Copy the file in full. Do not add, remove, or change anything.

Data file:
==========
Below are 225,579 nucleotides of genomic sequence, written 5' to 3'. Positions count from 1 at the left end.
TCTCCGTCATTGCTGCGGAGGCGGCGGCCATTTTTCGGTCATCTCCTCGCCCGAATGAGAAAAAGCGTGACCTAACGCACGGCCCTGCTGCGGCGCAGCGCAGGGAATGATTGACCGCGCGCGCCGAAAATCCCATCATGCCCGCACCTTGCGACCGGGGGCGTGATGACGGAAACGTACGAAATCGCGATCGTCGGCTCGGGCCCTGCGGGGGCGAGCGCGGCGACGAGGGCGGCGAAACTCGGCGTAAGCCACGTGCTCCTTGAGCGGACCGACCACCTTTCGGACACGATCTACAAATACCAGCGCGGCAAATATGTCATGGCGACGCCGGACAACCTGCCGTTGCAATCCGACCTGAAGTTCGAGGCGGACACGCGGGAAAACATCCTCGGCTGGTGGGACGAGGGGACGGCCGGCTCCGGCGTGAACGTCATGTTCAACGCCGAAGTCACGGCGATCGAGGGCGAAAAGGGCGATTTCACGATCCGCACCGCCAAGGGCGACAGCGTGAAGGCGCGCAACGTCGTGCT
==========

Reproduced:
Below are 225,579 nucleotides of genomic sequence, written 5' to 3'. Positions count from 1 at the left end.
TCTCCGTCATTGCTGCGGAGGCGGCGGCCATTTTTCGGTCATCTCCTCGCCCGAATGAGAAAAAGCGTGACCTAACGCACGGCCCTGCTGCGGCGCAGCGCAGGGAATGATTGACCGCGCGCGCCGAAAATCCCATCATGCCCGCACCTTGCGACCGGGGGCGTGATGACGGAAACGTACGAAATCGCGATCGTCGGCTCGGGCCCTGCGGGGGCGAGCGCGGCGACGAGGGCGGCGAAACTCGGCGTAAGCCACGTGCTCCTTGAGCGGACCGACCACCTTTCGGACACGATCTACAAATACCAGCGCGGCAAATATGTCATGGCGACGCCGGACAACCTGCCGTTGCAATCCGACCTGAAGTTCGAGGCGGACACGCGGGAAAACATCCTCGGCTGGTGGGACGAGGGGACGGCCGGCTCCGGCGTGAACGTCATGTTCAACGCCGAAGTCACGGCGATCGAGGGCGAAAAGGGCGATTTCACGATCCGCACCGCCAAGGGCGACAGCGTGAAGGCGCGCAACGTCGTGCT